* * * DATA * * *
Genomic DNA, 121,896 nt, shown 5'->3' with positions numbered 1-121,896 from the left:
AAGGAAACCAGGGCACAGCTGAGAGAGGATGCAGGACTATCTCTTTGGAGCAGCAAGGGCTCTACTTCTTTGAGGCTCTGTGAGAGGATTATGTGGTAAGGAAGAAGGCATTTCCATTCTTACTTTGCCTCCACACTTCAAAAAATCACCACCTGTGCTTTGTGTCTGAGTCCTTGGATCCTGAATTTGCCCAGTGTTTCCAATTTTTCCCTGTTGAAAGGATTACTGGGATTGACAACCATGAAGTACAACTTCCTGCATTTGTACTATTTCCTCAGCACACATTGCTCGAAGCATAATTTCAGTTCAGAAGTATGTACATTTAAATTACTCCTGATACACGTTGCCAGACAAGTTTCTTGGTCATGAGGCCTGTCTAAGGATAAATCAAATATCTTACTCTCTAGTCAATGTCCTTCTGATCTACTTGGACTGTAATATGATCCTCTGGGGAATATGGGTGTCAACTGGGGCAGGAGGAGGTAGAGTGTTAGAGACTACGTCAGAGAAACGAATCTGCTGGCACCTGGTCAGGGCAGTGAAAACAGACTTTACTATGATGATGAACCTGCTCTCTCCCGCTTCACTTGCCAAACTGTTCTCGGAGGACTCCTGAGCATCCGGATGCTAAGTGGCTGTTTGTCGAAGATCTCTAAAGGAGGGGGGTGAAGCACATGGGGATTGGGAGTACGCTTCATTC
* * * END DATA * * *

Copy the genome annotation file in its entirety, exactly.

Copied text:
Genomic DNA, 121,896 nt, shown 5'->3' with positions numbered 1-121,896 from the left:
AAGGAAACCAGGGCACAGCTGAGAGAGGATGCAGGACTATCTCTTTGGAGCAGCAAGGGCTCTACTTCTTTGAGGCTCTGTGAGAGGATTATGTGGTAAGGAAGAAGGCATTTCCATTCTTACTTTGCCTCCACACTTCAAAAAATCACCACCTGTGCTTTGTGTCTGAGTCCTTGGATCCTGAATTTGCCCAGTGTTTCCAATTTTTCCCTGTTGAAAGGATTACTGGGATTGACAACCATGAAGTACAACTTCCTGCATTTGTACTATTTCCTCAGCACACATTGCTCGAAGCATAATTTCAGTTCAGAAGTATGTACATTTAAATTACTCCTGATACACGTTGCCAGACAAGTTTCTTGGTCATGAGGCCTGTCTAAGGATAAATCAAATATCTTACTCTCTAGTCAATGTCCTTCTGATCTACTTGGACTGTAATATGATCCTCTGGGGAATATGGGTGTCAACTGGGGCAGGAGGAGGTAGAGTGTTAGAGACTACGTCAGAGAAACGAATCTGCTGGCACCTGGTCAGGGCAGTGAAAACAGACTTTACTATGATGATGAACCTGCTCTCTCCCGCTTCACTTGCCAAACTGTTCTCGGAGGACTCCTGAGCATCCGGATGCTAAGTGGCTGTTTGTCGAAGATCTCTAAAGGAGGGGGGTGAAGCACATGGGGATTGGGAGTACGCTTCATTC